Biography of August Strindberg

August Strindberg was a Swedish writer, most famous for writing plays. He also wrote fiction, cultural criticism, and painted, working prolifically throughout his life. His work earned him the reputation as the most important figure in the development of modern Swedish literature. He is well-known for taking established forms and expanding on them in innovative and experimental ways.

Born in Stockholm to a maid and a shipping agent, Strindberg was raised in an impoverished and highly religious household, in which his intellectual precociousness was not valued or appreciated by his working parents. After studying chemistry at the Institute of Technology, Strindberg went to Uppsala University, where he began writing plays. His first major work was a historical play called Master Olof, about Olaus Petri, a major figure in the Protestant Reformation in Sweden. The New Theatre in Stockholm rejected the play, and Strindberg turned to other writing projects, publishing The Red Room, a novel, in 1879. The novel was a huge success, and Strindberg turned back to theater, writing The Secret of the Guild in 1880. At this time, Strindberg told people that his main interest in theater was writing material that his wife, the actress Siri von Essen, could act in.

In 1882, Strindberg published a collection of anti-establishment short stories called The New Kingdom. In 1884, he wrote a collection of short stories called Getting Married that got him in trouble with the Swedish government for its progressive depiction of gender equality. In 1888, he wrote Miss Julie, one of his most famous plays, basing the story of a capricious mistress and her psychosexual dynamic with a young irreverent servant on Darwin's theory of the survival of the fittest. In 1889, he wrote The Stronger, but became disillusioned with the theater when his theater company, the Scandinavian Experimental Theatre, failed. Throughout this time, known as his "Inferno crisis," Strindberg faced some struggles with his mental health.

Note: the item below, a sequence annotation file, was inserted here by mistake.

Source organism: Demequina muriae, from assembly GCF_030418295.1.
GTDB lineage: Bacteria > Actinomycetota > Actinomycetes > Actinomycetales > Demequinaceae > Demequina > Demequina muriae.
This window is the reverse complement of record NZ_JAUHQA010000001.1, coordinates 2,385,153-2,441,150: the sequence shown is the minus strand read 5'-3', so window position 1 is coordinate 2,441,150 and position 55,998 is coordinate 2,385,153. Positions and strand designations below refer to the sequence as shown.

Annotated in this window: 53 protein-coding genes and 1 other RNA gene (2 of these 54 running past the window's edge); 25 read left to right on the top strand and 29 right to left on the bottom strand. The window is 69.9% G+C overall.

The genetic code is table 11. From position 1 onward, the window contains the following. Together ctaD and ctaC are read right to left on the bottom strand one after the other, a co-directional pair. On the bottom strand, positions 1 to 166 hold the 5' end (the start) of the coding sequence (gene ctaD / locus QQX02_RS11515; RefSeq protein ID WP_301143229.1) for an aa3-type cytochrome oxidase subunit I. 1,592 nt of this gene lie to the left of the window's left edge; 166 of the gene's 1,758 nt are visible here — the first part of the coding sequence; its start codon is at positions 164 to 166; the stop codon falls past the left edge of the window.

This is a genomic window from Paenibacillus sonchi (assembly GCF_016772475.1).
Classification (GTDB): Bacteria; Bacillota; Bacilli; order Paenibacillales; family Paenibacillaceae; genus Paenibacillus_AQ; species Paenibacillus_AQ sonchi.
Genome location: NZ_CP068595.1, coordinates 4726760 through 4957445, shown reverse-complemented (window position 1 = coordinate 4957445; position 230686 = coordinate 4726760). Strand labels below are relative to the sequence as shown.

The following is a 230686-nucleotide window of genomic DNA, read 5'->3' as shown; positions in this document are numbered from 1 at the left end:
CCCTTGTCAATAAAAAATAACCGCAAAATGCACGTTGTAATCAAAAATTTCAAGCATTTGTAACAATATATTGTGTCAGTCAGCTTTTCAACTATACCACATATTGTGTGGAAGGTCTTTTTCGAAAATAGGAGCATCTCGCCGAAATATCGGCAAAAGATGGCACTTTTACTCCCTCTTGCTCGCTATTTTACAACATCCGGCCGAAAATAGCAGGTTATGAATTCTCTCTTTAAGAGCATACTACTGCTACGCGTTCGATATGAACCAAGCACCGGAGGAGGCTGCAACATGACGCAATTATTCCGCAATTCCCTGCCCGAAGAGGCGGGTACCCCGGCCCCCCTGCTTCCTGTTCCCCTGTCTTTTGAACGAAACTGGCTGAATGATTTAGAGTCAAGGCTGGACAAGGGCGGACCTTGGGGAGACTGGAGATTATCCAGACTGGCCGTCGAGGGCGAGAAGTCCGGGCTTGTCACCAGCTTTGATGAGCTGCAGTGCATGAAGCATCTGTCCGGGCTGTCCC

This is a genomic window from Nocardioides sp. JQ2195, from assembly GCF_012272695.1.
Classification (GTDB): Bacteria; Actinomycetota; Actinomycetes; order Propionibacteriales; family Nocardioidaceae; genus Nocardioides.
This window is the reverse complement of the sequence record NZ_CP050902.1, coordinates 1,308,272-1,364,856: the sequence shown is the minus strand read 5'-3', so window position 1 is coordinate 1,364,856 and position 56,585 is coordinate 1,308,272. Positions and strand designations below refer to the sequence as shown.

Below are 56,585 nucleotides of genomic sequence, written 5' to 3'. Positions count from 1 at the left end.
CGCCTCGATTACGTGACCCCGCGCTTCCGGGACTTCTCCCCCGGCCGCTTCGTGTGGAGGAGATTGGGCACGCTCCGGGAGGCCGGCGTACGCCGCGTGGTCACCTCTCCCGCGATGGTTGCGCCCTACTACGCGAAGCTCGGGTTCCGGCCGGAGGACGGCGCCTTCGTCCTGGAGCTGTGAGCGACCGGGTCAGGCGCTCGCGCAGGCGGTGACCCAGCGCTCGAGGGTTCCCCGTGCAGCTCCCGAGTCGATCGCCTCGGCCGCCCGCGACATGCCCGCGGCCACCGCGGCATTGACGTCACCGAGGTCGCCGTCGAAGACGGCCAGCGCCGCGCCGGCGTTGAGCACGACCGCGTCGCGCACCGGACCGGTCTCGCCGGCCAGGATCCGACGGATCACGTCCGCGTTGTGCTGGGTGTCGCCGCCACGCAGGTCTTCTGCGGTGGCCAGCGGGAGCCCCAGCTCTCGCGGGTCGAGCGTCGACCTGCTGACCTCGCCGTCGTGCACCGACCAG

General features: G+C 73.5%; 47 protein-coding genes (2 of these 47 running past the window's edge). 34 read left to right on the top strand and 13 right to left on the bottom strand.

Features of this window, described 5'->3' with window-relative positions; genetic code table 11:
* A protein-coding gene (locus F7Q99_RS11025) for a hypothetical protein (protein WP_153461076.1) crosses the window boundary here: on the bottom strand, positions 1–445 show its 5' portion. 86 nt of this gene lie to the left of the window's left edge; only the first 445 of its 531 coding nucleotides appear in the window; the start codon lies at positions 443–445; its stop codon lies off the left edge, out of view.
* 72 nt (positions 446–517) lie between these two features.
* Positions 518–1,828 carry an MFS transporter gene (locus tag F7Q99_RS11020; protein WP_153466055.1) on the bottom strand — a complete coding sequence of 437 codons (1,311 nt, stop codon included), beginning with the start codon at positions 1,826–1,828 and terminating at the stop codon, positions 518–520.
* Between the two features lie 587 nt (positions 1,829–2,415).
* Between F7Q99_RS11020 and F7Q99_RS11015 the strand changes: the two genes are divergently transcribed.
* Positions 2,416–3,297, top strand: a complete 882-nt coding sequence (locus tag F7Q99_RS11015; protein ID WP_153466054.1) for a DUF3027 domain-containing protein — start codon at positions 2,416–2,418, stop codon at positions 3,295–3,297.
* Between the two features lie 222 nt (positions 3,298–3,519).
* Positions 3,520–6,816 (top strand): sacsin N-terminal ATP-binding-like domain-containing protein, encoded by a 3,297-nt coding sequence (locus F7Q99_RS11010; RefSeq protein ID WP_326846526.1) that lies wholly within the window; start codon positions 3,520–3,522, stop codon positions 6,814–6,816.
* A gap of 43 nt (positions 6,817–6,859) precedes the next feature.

Strindberg attributed much of his later work's inspiration to his deteriorating mental health, which he thought of as mystical visions called "the Powers," sent to him to force him to atone for the moral wrongs of society. His plays written around the turn of the century include The Vasa Trilogy, and A Dream Play.

With the help of Austrian theater director Max Reinhardt, Strindberg is credited with originating the chamber play, three-act short plays that could be performed in small spaces with small casts and limited design. In 1907 he founded The Intimate Theater with August Falck, intending for it to be a space to stage his chamber plays. There, he wrote Thunder in the Air, The Burned Site, The Ghost Sonata, and The Pelican. Strindberg's very specific rules about The Intimate Theater included, "1. No liquor. 2. No Sunday performances. 3. Short performances without intermissions. 4. No calls. 5. Only 160 seats in the auditorium. 6. No prompter. No orchestra, only music on stage. 7. The text will be sold at the box office and in the lobby. 8. Summer performances." The theater ran for a while, but went bankrupt in 1910. It closed in 1912, when Strindberg died of pneumonia.


Study Guides on Works by August Strindberg

The Ghost Sonata (Swedish title: Spöksonaten) was written in 1907 and first performed on January 21st, 1908 at Strindberg’s Intimate Theater in Stockholm. The play was unpopular among theatrical critics of the time and only secured critical...

Miss Julie (Fröken Julie) is a play which was written by the Swedish playwright August Strindberg. He wrote his play in 1888 in Denmark, where he began to live from 1887, because he desired to found his own “experimental” theater, which would...